Combining AstraZeneca and mRNA COVID-19 vaccines is effective -Danish study

The study shows that fourteen days after a combined vaccination program, the risk of infection with SARS-CoV-2 is reduced by 88%

  
A woman wearing a protective mask receives a dose of the AstraZeneca coronavirus disease (COVID-19) vaccine at the Istora Senayan Stadium in Jakarta, Indonesia, June 16, 2021.

A woman wearing a protective mask receives a dose of the AstraZeneca coronavirus disease (COVID-19) vaccine at the Istora Senayan Stadium in Jakarta, Indonesia, June 16, 2021.

Reuters/Ajeng Dinar Ulfiana

COPENHAGEN- Combining AstraZeneca's COVID-19 vaccine with a second dose from either Pfizer-BioNTech or Moderna's jab provides "good protection", Denmark's State Serum Institute said on Monday.

A growing number of countries are looking at switching to different COVID-19 vaccines for second doses, a measure particularly necessary in Denmark after health authorities discontinued inoculations with AstraZeneca's vaccine in April over rare side-effect concerns.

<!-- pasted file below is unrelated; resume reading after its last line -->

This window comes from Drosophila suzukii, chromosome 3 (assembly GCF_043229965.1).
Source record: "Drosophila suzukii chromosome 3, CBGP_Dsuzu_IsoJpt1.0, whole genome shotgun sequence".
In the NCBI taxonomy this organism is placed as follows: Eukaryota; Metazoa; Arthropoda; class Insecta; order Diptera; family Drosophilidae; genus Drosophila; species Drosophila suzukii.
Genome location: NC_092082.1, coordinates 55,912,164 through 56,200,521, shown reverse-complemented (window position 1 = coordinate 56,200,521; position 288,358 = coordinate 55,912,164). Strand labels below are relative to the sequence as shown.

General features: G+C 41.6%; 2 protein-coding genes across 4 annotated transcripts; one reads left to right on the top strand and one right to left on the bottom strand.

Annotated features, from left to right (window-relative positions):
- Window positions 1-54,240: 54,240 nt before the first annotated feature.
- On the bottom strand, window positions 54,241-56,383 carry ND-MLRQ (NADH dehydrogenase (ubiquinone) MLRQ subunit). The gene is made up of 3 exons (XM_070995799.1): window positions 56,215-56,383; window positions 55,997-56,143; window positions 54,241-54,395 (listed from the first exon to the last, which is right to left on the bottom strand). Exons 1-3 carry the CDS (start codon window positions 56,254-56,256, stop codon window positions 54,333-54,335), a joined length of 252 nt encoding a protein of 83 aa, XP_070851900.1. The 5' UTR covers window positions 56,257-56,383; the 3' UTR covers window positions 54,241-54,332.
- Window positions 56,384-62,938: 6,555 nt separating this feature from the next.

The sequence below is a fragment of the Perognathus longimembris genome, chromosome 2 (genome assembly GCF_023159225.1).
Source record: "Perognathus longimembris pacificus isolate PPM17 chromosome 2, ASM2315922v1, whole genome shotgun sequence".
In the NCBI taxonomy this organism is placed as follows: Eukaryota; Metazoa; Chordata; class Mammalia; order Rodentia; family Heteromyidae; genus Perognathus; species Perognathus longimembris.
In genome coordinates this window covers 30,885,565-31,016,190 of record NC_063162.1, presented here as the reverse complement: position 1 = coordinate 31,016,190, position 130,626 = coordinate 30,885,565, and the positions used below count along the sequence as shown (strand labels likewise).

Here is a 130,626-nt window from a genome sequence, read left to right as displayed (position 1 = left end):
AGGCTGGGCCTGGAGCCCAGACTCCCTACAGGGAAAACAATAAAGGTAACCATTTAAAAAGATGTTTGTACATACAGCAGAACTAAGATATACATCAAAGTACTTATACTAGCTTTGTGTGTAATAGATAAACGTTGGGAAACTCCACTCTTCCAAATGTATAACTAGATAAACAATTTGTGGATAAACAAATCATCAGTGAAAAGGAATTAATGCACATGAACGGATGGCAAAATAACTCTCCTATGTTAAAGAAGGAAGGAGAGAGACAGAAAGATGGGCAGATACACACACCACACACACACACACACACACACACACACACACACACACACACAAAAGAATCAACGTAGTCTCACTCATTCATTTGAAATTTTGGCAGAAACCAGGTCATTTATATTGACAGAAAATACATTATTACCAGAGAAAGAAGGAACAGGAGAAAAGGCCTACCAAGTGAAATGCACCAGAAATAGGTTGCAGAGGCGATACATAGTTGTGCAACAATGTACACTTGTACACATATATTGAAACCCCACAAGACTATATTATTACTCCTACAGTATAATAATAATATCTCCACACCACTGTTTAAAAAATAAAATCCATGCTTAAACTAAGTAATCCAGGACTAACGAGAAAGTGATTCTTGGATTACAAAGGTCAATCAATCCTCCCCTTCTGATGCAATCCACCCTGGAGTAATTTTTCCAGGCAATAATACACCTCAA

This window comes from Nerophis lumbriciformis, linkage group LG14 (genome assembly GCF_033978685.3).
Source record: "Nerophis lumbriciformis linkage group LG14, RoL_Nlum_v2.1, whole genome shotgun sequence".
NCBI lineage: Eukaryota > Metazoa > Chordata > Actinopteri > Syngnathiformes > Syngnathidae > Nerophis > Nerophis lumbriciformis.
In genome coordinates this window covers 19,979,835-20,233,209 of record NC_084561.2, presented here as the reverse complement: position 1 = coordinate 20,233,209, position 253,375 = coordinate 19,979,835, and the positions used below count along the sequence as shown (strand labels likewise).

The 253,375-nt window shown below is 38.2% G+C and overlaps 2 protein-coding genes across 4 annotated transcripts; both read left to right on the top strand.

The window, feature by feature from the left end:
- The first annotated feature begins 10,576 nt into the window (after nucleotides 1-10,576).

More than 144,000 Danes, mostly frontline personnel in the health sector and the elderly, received their first jab with AstraZeneca's vaccine but were subsequently vaccinated with either Pfizer-BioNTech or Moderna's shots.

"The study shows that fourteen days after a combined vaccination program, the risk of infection with SARS-CoV-2 is reduced by 88% compared to unvaccinated individuals," the State Serum Institute (SSI) said.

That is a "high efficacy", SSI added, comparable to the 90% efficacy rate of two doses from Pfizer-BioNTech's vaccine, confirmed in a different Danish study.

The study, published last week, covered a span of more than five months between February and June this year, a period in which the Alpha-variant of the coronavirus was predominant.

It could not conclude whether the same protection applied to the Delta-variant, which is now the most widespread in Denmark.

It also provided no efficacy data on COVID-19 related deaths or hospitalisations, since none took place following the combined vaccination programme.

(Reporting by Nikolaj Skydsgaard, editing by Louise Heavens) ((Nikolaj.Skydsgaard@thomsonreuters.com;))


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